Fewer than one in ten immigrants came to Canada due to being high skilled, and the median income is substantially lower than the average.

        https://www150.statcan.gc.ca/t1/tbl1/en/tv.action?pid=4310001001

        • alvi 2 months ago

          Interesting take but if your right than immigrants are not responsible for rising house prices?

          • bb 2 months ago

            foreign money is far bigger factor than num of immigrants

  • Ed Kolop 2 months ago

    Does Canada keep track of retention? Like people that move back after a stint? I imagine a lot of PRs are back home, and want to be with their family during the pandemic.

    • idan 2 months ago

      Enjoy.
      https://www.macrotrends.net/countries/CAN/canada/net-migration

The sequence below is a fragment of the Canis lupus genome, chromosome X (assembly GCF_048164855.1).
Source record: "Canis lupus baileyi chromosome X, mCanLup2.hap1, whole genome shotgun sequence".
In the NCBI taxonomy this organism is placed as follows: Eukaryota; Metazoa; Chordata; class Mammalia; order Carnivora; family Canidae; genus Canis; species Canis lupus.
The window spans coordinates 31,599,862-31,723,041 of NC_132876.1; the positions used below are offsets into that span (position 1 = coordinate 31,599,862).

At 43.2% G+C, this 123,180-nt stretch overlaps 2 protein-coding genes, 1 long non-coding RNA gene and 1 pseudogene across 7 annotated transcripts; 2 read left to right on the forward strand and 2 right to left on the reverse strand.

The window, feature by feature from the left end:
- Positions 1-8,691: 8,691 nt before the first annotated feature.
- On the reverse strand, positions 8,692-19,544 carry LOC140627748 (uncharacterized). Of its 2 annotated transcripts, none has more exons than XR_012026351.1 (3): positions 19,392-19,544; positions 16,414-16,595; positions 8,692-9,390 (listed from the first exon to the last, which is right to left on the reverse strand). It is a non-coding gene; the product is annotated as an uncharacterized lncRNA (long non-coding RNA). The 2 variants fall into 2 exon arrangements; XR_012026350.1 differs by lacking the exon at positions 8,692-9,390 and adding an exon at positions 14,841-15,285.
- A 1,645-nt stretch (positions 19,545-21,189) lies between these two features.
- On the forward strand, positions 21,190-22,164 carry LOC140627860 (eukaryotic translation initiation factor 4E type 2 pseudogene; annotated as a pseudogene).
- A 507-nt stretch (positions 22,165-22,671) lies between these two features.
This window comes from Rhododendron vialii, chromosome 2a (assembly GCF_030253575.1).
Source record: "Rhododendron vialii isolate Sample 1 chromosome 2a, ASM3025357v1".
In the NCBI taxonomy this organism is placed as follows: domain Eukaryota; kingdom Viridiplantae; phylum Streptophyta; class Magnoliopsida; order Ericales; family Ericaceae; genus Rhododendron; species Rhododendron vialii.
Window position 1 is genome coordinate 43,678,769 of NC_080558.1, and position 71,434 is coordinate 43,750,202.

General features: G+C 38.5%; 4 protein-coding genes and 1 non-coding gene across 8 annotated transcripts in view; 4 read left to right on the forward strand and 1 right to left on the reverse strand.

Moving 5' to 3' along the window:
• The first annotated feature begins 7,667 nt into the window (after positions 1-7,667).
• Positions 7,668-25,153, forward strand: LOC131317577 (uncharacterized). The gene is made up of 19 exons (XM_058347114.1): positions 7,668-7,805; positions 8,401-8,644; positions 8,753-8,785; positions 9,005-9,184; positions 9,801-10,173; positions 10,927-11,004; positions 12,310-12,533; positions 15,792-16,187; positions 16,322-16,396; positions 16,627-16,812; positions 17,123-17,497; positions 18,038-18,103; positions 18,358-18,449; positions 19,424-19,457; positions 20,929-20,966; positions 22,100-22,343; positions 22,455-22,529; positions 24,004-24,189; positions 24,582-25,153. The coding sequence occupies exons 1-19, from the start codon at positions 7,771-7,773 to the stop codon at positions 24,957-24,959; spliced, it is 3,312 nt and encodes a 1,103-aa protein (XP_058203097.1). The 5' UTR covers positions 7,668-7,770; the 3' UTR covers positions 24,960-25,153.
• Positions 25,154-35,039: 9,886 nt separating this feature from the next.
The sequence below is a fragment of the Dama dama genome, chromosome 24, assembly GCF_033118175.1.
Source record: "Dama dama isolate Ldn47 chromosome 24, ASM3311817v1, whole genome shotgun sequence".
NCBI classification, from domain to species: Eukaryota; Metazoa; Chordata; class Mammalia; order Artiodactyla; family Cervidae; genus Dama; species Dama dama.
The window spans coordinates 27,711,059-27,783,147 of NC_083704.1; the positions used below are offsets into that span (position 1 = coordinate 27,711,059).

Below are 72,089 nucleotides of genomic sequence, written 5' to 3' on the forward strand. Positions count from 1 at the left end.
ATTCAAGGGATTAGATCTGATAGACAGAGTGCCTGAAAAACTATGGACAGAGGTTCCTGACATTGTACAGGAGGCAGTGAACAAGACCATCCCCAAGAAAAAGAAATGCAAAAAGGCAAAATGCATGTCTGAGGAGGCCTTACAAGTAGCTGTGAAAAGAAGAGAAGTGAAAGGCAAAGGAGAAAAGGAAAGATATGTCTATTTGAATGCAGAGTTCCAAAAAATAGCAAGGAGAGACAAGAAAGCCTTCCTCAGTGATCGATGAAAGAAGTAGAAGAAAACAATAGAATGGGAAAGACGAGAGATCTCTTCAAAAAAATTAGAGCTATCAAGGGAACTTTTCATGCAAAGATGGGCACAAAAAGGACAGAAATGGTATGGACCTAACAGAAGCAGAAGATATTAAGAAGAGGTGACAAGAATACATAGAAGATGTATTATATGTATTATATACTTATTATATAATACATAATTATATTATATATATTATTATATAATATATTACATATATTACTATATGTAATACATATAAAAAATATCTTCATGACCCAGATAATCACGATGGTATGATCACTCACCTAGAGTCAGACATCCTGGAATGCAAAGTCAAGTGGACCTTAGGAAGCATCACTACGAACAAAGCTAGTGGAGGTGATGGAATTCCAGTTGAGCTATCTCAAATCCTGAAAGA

The current net migration rate for Canada in 2020 is 6.375 per 1000 population, a 1.44% decline from 2019.
      The net migration rate for Canada in 2019 was 6.468 per 1000 population, a 1.43% decline from 2018.
      The net migration rate for Canada in 2018 was 6.562 per 1000 population, a 1.55% decline from 2017.
      The net migration rate for Canada in 2017 was 6.665 per 1000 population, a 1.52% decline from 2016.

      • Jason Chau 2 months ago

        You know you linked to a dataset using forecast estimates, and not actual estimates. The government hasn’t revised any population forecast data, because they can’t forecast without knowing when the pandemic is over.

        • alvi 2 months ago

          Good point it did seem the 2020 number was rather high given what is happening in the world

      • Kolf 2 months ago

        Migration is not immigration, please understand the difference.

  • straw walker 2 months ago

    Immigration leads to high density living , lower wages and eventually a lower standard of living.

    • A;vi 2 months ago